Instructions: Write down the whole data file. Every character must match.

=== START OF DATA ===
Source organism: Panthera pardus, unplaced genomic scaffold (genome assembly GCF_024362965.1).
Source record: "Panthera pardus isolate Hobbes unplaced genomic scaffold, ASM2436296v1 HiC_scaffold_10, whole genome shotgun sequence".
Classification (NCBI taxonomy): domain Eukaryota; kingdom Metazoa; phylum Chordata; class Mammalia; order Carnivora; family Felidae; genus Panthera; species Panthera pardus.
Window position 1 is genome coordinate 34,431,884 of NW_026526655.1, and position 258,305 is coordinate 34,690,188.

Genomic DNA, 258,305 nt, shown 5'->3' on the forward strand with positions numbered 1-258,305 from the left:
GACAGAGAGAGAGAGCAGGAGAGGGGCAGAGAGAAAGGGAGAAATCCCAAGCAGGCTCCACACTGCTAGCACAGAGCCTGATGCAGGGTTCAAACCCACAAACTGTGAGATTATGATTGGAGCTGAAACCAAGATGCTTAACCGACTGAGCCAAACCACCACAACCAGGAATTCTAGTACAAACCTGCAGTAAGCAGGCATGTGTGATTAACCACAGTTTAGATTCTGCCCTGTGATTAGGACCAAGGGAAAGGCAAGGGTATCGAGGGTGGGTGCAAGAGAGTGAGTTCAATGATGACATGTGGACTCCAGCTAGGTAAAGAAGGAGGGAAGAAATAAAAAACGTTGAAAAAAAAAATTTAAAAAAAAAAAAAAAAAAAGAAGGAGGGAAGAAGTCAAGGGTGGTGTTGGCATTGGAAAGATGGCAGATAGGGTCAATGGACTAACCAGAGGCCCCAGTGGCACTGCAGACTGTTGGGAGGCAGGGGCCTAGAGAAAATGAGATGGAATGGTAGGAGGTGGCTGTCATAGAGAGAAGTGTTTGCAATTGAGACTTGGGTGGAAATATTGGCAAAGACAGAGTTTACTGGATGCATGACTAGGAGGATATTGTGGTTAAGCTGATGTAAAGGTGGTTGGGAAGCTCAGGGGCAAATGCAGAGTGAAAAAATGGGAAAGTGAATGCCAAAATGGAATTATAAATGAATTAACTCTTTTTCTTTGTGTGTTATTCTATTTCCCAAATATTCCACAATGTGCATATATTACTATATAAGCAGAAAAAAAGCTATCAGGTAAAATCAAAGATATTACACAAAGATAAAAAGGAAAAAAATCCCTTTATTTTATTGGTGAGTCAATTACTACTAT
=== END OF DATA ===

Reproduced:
Source organism: Panthera pardus, unplaced genomic scaffold (genome assembly GCF_024362965.1).
Source record: "Panthera pardus isolate Hobbes unplaced genomic scaffold, ASM2436296v1 HiC_scaffold_10, whole genome shotgun sequence".
Classification (NCBI taxonomy): domain Eukaryota; kingdom Metazoa; phylum Chordata; class Mammalia; order Carnivora; family Felidae; genus Panthera; species Panthera pardus.
Window position 1 is genome coordinate 34,431,884 of NW_026526655.1, and position 258,305 is coordinate 34,690,188.

Genomic DNA, 258,305 nt, shown 5'->3' on the forward strand with positions numbered 1-258,305 from the left:
GACAGAGAGAGAGAGCAGGAGAGGGGCAGAGAGAAAGGGAGAAATCCCAAGCAGGCTCCACACTGCTAGCACAGAGCCTGATGCAGGGTTCAAACCCACAAACTGTGAGATTATGATTGGAGCTGAAACCAAGATGCTTAACCGACTGAGCCAAACCACCACAACCAGGAATTCTAGTACAAACCTGCAGTAAGCAGGCATGTGTGATTAACCACAGTTTAGATTCTGCCCTGTGATTAGGACCAAGGGAAAGGCAAGGGTATCGAGGGTGGGTGCAAGAGAGTGAGTTCAATGATGACATGTGGACTCCAGCTAGGTAAAGAAGGAGGGAAGAAATAAAAAACGTTGAAAAAAAAAATTTAAAAAAAAAAAAAAAAAAAGAAGGAGGGAAGAAGTCAAGGGTGGTGTTGGCATTGGAAAGATGGCAGATAGGGTCAATGGACTAACCAGAGGCCCCAGTGGCACTGCAGACTGTTGGGAGGCAGGGGCCTAGAGAAAATGAGATGGAATGGTAGGAGGTGGCTGTCATAGAGAGAAGTGTTTGCAATTGAGACTTGGGTGGAAATATTGGCAAAGACAGAGTTTACTGGATGCATGACTAGGAGGATATTGTGGTTAAGCTGATGTAAAGGTGGTTGGGAAGCTCAGGGGCAAATGCAGAGTGAAAAAATGGGAAAGTGAATGCCAAAATGGAATTATAAATGAATTAACTCTTTTTCTTTGTGTGTTATTCTATTTCCCAAATATTCCACAATGTGCATATATTACTATATAAGCAGAAAAAAAGCTATCAGGTAAAATCAAAGATATTACACAAAGATAAAAAGGAAAAAAATCCCTTTATTTTATTGGTGAGTCAATTACTACTAT